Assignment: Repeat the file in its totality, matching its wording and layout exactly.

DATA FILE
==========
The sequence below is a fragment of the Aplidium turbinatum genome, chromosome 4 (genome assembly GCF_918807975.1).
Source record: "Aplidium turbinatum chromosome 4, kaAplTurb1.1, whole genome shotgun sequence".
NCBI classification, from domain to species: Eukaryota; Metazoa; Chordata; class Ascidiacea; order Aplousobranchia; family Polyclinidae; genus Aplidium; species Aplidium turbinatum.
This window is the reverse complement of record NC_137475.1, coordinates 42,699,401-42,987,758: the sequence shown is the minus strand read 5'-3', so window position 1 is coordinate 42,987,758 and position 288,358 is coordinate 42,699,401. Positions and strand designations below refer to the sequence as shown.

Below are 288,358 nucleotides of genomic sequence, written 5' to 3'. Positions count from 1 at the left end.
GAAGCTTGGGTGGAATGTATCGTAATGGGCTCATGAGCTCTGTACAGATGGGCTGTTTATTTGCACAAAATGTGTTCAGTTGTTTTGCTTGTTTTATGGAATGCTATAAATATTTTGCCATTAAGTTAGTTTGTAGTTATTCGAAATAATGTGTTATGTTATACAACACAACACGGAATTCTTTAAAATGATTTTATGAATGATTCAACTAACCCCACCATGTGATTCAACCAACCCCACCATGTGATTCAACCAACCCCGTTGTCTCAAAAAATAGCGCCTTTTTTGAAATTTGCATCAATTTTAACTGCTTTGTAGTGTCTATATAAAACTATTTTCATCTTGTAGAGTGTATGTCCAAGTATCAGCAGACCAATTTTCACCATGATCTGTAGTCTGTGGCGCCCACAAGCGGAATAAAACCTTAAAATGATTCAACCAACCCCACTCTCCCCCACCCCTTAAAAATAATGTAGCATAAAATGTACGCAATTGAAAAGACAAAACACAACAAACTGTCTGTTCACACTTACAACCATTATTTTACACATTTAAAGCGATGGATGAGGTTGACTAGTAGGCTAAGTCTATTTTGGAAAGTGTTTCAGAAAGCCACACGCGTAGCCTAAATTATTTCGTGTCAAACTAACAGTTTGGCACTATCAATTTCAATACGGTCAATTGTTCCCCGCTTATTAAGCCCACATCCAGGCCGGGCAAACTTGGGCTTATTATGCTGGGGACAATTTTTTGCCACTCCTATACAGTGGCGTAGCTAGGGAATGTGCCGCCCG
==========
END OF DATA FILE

The sequence below is a fragment of the Aplidium turbinatum genome, chromosome 4 (genome assembly GCF_918807975.1).
Source record: "Aplidium turbinatum chromosome 4, kaAplTurb1.1, whole genome shotgun sequence".
NCBI classification, from domain to species: Eukaryota; Metazoa; Chordata; class Ascidiacea; order Aplousobranchia; family Polyclinidae; genus Aplidium; species Aplidium turbinatum.
This window is the reverse complement of record NC_137475.1, coordinates 42,699,401-42,987,758: the sequence shown is the minus strand read 5'-3', so window position 1 is coordinate 42,987,758 and position 288,358 is coordinate 42,699,401. Positions and strand designations below refer to the sequence as shown.

Below are 288,358 nucleotides of genomic sequence, written 5' to 3'. Positions count from 1 at the left end.
GAAGCTTGGGTGGAATGTATCGTAATGGGCTCATGAGCTCTGTACAGATGGGCTGTTTATTTGCACAAAATGTGTTCAGTTGTTTTGCTTGTTTTATGGAATGCTATAAATATTTTGCCATTAAGTTAGTTTGTAGTTATTCGAAATAATGTGTTATGTTATACAACACAACACGGAATTCTTTAAAATGATTTTATGAATGATTCAACTAACCCCACCATGTGATTCAACCAACCCCACCATGTGATTCAACCAACCCCGTTGTCTCAAAAAATAGCGCCTTTTTTGAAATTTGCATCAATTTTAACTGCTTTGTAGTGTCTATATAAAACTATTTTCATCTTGTAGAGTGTATGTCCAAGTATCAGCAGACCAATTTTCACCATGATCTGTAGTCTGTGGCGCCCACAAGCGGAATAAAACCTTAAAATGATTCAACCAACCCCACTCTCCCCCACCCCTTAAAAATAATGTAGCATAAAATGTACGCAATTGAAAAGACAAAACACAACAAACTGTCTGTTCACACTTACAACCATTATTTTACACATTTAAAGCGATGGATGAGGTTGACTAGTAGGCTAAGTCTATTTTGGAAAGTGTTTCAGAAAGCCACACGCGTAGCCTAAATTATTTCGTGTCAAACTAACAGTTTGGCACTATCAATTTCAATACGGTCAATTGTTCCCCGCTTATTAAGCCCACATCCAGGCCGGGCAAACTTGGGCTTATTATGCTGGGGACAATTTTTTGCCACTCCTATACAGTGGCGTAGCTAGGGAATGTGCCGCCCG